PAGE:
ZenKey, Is This The End For Passwords?

Published On October 8, 2019 | By Tom Huskerson | News and Analysis, Now You Know

Nothing is more frustrating than trying to remember all your passwords. For cyber security puposes we preach about not using the same pasword on multiple sites. So now you have a hundred passwords that contain upper case, lower case special symbols and numbers. Password managers help but it is still a hassle. Especially if you are not using you own device to login somewhere. Can ZenKey change all this?

For some time now the big tech compnaies have been trying to kill the password. MicrosoftGoogle, and Apple have been working on it and now the cellphone companies are joining the murder plot.

America’s biggest mobile service providers, AT&T, Sprint, T-Mobile US, and Verizon Wireless have joined forces to bring about a new authentication system intended to manage your logins without a password.

Originally announced last September under the name of Project Verify ZenKey works just like any other single sign-on service (SSO). This includes those from Google, Facebook, Twitter, and most recently Apple. It allows the user to approve login requests from other websites and apps on a device you own, you guessed it, your cell phone. Thus, no more passwords?

Online authentication is the product of one or more of three factors. A password or your location is something you know. A cell phone or other device is something you have. And your fingerprint, your face or even your retina is something you are. Known as a biometric. Two factor authentication and passwordless systems uses two of the three factors to replace your password.

Your identify is verified through a multi-factor profile linked to your mobile device. It takes into account the subscriber information from your cell service, including IP address, SIM card details, phone number, phone account type, and your fingerprint or face.

There are still some questions that need to be answered. Will major online businesses and services be on board with ZenKey? This includes banks, social media, retail, utilities, and pretty much everyone else. If industry does not buy in to the ZenKey SSO this thing is dead in the water.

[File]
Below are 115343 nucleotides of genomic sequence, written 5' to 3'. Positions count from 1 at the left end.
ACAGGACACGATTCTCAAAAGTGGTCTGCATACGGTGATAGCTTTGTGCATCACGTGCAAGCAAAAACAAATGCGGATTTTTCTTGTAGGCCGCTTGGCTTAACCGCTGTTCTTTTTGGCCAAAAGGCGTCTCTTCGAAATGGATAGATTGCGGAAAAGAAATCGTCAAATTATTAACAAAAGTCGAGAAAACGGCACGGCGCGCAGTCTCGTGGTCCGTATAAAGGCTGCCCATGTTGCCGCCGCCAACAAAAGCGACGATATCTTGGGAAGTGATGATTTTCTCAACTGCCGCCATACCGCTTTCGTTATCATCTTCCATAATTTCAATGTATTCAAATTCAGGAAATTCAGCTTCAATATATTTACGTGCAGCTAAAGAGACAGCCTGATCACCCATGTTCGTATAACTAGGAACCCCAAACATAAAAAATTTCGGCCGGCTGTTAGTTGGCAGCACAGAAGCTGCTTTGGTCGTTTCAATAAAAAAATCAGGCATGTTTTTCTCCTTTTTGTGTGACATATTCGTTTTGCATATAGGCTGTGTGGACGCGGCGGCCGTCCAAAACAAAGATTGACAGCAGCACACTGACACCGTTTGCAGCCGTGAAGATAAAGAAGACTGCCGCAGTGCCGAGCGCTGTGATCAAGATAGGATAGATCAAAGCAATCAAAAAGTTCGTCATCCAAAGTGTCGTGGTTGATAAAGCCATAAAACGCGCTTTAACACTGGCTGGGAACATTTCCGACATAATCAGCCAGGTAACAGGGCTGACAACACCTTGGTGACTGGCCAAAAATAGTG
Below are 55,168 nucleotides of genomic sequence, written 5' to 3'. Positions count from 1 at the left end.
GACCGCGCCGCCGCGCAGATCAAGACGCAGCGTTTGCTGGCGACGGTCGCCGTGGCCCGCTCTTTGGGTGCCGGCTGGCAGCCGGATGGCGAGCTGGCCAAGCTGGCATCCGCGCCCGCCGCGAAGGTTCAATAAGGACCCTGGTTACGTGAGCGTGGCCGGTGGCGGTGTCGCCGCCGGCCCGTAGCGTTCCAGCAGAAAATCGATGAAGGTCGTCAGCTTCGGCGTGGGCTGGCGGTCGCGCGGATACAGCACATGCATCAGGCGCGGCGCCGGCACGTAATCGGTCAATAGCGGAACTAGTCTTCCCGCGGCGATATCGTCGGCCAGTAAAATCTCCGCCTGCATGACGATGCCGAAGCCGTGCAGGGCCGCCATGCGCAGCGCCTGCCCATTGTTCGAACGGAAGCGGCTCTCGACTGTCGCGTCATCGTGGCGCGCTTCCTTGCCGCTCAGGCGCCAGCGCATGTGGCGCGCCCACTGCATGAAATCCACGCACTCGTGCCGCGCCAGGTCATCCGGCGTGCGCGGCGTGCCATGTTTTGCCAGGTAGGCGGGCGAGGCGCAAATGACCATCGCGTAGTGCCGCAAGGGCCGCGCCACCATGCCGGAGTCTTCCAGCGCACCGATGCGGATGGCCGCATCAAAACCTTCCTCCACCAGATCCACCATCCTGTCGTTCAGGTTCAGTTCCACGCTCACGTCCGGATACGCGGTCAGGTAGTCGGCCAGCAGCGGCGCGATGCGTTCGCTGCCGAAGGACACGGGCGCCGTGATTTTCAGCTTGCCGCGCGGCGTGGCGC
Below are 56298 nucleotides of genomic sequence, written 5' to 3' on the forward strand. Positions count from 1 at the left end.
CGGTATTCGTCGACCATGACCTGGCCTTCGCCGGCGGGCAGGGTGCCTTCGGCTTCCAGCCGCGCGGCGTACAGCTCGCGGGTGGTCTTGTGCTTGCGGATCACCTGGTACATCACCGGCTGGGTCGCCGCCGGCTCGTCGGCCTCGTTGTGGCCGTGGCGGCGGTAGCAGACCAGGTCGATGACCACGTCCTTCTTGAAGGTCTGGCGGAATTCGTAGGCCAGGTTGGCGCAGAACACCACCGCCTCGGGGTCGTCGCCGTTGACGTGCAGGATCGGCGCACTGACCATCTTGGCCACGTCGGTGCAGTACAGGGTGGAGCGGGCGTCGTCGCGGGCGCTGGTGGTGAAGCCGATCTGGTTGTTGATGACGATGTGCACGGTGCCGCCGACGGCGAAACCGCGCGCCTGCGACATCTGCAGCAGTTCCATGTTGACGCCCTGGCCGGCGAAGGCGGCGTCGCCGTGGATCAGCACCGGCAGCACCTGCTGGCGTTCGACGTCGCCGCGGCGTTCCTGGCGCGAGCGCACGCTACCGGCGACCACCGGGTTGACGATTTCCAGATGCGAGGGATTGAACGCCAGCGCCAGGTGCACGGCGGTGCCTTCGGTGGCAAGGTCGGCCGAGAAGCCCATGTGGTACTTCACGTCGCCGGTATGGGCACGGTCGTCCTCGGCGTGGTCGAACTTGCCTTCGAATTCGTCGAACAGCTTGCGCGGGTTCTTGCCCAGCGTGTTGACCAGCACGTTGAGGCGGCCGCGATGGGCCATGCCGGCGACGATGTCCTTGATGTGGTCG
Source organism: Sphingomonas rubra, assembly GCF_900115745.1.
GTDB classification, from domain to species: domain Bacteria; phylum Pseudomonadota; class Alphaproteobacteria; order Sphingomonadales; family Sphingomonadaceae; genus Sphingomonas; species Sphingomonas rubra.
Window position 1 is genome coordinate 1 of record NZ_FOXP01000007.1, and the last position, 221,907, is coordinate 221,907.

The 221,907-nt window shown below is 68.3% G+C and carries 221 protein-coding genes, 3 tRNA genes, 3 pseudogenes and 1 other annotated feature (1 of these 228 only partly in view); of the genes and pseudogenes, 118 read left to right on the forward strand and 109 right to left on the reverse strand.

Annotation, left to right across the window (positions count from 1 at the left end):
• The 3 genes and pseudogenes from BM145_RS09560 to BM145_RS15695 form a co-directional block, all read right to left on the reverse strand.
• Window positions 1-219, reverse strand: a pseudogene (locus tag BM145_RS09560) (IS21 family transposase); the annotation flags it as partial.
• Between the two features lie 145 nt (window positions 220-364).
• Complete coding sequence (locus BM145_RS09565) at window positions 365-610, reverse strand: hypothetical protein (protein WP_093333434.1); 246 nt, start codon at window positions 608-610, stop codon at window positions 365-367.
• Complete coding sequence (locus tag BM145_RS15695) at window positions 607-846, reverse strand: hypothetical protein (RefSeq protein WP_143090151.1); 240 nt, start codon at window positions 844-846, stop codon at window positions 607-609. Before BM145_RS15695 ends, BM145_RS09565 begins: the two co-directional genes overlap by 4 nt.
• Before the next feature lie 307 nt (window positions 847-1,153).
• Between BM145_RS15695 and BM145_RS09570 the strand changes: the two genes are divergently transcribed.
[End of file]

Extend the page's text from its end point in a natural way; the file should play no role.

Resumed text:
ZenKey has some advantages against other SSO systems. ZenKey claims to allow users full control over the information that’s required to sign-up for each service. They can choose to “opt out at any time to stop sharing that information.”

But there is another question we have to answer when it comes to ZenKey. Can we trust our wireless carriers?

Last year, if you remember, all the four carriers, AT&T, Sprint, T-Mobile and Verizon, were caught red handed leaking the locations of customer phones in the U.S. with an accuracy of within a few hundred yards. After being busted selling location data the companies agreed to stop selling their customers’ location information to third-party data brokers.

There is also the potential for SIM swapping attacks. SIM swapping is a social engineering attack carried out by cybercriminals to trick phone carriers into transferring their victims’ cell services to a SIM card under their control. If someone can get your number swapped, they could potentially access your online accounts too.

ZenKey just might work but there is already a competitor with clout in the game. Apple is touting its privacy efforts with “Sign in with Apple.”

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About The Author

Tom Huskerson Bio Born in Richmond Virginia Tom Huskerson is a military veteran who settled in California after his discharge. Tom attended Santa Barbara City College where he began his writing career as a campus reporter. He worked as an intern news reporter for the Santa Barbara News-Press writing feature stories before moving on to San Francisco. At San Francisco State University Tom studied broadcast communications and began to focus on the Internet. He completed his graduate thesis on Internet advertising. Tom was the first student to ever focus on the Internet as a graduate student at San Francisco State University. After graduation he went to work for Zona Research in California’s Silicone Valley. As a research associate Tom supported senior analyst writing on the latest developments in the Internet industry. During the dot com boom Tom worked for several web businesses as a market researcher and analyst. As a writer and researcher Tom has authored various technical works including a training program for Charles Schwab security. Other projects included professional presentations on workplace violence and hiring security contractors. Tom has also written both fiction and non-fiction works and blogging for a travel website. He has published two books of short stories and completed two novels. Tom is the owner of Scribe of Life Literature and EbonyCandle.com. Tom is not the chief editor for the OnTechStreet. com. A news and information blog that focuses on tech news for African-Americans. The blog is the result of his desire to inform the African American community of the dangers and benefits of the cyber age. In his blog Tom reports on information security, new and analysis, scams and hoaxes, legal happenings and various topics that arise from the age of information. Tom believes that technology is a necessary tool for black people and they should know what is happening. Tom writes believing that techno speak is for the professional and that valuable information can be communicated using plain language. As a result he has embraced the motto, Less Tech, More Knowledge.

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